Col B S Nagial (Retd)
The ‘Great Game’ theory, also known as ‘BolshayaIgra’, resulted from a struggle between British and Russian empires to establish control over Central Asia in the 19th century from 1830 to 1907. Britain wanted to show power over Central Asia to contain the Russian empire and create a buffer zone. Whereas Russia wanted to expand its territories, lay influence over Central Asia and even wanted to have control over the Indian Subcontinent by throwing the British away. Russia controlled Central Asia and created the frontline linking Tibet, Afghanistan and Persia while the British ruled the Indian Subcontinent.
Roots of conflict.
The British Lord Ellenborough initiated the ‘Great Game’ on Jan12, 1830. The aim was to establish an authority on India’s trade route to Bukhara using Turkey, Persia and Afghanistan as a buffer zone between British and Russia and denying Russia access to the Persian Gulf. However, Russia wanted to have access to the Persian Gulf by making Afghanistan a neutral zone.
The British lost a series of battles in efforts to control Afganistan, Turkey and Bukhara. They suffered great loss in all four significant battles; the First Anglo-Afghan war of 1839, the First Anglo-Sikh War of 1845, the Second Anglo-Sikh War of 1848 and the Second Anglo-Afghan War of 1878. So, as the British suffered humiliating defeats in Afghanistan they created Afghanistan as a buffer state between India and Russia. However, Russia was able to exert its control over Central Asia, including Bukhara. In Tibet, Britain could lay its control roughly for two years only after the Young husband Expedition of 1903 to 1904 but was defeated and displaced by Qin China and after seven years later allowed Tibet to rule itself once again.
End of the ‘Great Game.’
With the Anglo-Russian Convention of 1907, officially the ‘Great Game’ ended. After this ‘Great Game’, Persia came into a Russian-controlled northern zone, a nominally independent central zone, and a British-controlled southern zone. The Convention clearly stated a borderline between the two great empires running from Persia’s eastern point to Afghanistan, and declared Afghanistan an official province of Britain.
The term “Great Game” is attributed to British intelligence officer Arthur Conolly and was popularised by Rudyard Kipling in his book “Kim” from 1904, wherein he plays up the idea of power struggles between great nations as a game of sorts.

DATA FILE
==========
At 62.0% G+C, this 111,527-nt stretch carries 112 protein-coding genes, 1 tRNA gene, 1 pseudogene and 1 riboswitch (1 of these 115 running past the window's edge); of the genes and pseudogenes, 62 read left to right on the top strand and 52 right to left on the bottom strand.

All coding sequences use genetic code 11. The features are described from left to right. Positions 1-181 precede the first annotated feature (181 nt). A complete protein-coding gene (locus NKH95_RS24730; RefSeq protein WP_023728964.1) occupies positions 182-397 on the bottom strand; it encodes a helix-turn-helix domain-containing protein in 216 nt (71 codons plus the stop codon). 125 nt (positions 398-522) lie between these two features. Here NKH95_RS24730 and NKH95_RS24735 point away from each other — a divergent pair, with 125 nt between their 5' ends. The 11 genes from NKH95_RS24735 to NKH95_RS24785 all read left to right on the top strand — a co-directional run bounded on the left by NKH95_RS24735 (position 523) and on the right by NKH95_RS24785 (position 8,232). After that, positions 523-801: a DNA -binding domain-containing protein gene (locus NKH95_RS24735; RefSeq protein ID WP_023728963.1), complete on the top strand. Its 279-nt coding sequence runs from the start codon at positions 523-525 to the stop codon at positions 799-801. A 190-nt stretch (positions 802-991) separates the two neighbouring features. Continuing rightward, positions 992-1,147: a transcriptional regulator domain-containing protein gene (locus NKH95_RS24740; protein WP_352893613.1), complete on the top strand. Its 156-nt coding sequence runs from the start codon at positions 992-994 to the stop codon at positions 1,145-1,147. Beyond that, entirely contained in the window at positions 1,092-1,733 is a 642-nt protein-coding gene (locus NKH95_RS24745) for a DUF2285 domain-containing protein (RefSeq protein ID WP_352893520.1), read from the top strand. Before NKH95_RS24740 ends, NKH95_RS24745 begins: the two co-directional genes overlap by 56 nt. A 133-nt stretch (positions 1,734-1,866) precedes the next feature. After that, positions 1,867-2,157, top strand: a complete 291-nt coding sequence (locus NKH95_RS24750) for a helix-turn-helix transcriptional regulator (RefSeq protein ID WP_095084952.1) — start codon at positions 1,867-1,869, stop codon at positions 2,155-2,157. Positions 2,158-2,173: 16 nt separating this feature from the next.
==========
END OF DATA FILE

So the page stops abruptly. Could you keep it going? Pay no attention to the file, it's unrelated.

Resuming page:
Following the 1917 Russian Revolution when the Bolsheviks under Lenin set out, ‘through armed uprisings, to liberate the whole of Asia from imperialist domination’,the eventual result of this was the consolidation of Bolshevik power over the old Tsarist domains. Hegemony over territory was the key aim of the Great Game, with the stakes being imperial domination.
Great Game begins once again.
‘When everyone is dead, the Great Game is finished. Not before.’
Rudyard Kipling, Kim (1901)
A new Great Game has emerged for competition, for influence, power, hegemony and profits in the Central Asian region after the fall of the former Soviet Union (USSR) in 1991. Russia is still in a geo-strategically defensive position in this region and is engaged in complex geopolitical manoeuvres as is competes with the West to control Central Asian countries. However, the West does not want Russia to control this region once again.
Natural resources, especially energy resources, are the main attraction in this part of the world. Access to natural resources and their potential to create wealth causes national ambitions, motivates corporate interests and rekindles historical claims, reviving imperial aspirations and igniting international rivalries and disputes. The struggle for harnessing these energy resources in the Central Asian region is multidimensional security and geopolitical issues. Thus, the new Great Game is a competition of influence, whether political, economic or cultural. The US, Russia and China have established their presence in Central Asia at the strategic level. A subtle attempt to secure and control Central Asia’s natural resources and enhance one’s influence is already underway. Whether this is the new version of the Great Game! is a debatable point, but there is no denying that competition among the countries is already on. The Caspian region adjoins Central Asia (Kazakhstan and Turkmenistan are littoral states), and the strategic value of the Caspian region is perhaps higher than that of Central Asia. Hence the Central Asian region has become an intense battleground among various countries of the world. All these countries are interested in the exploitation of mineral wealth. Many countries, such as China, Russia, Japan, Iran, and India, are involved in this region’s developmental work. Russia, by virtue of its location and historical links, is playing its role. However, some people see this as an extension of the US’s strategy of ‘War on Terror.’ The relationship between Central Asian Countries and the rest of the world is political, economic, and strategic. These countries joined the Shanghai Cooperation Organisation (SCO) in 2001 to indicate that these countries are independent and have their own objectives and aspirations.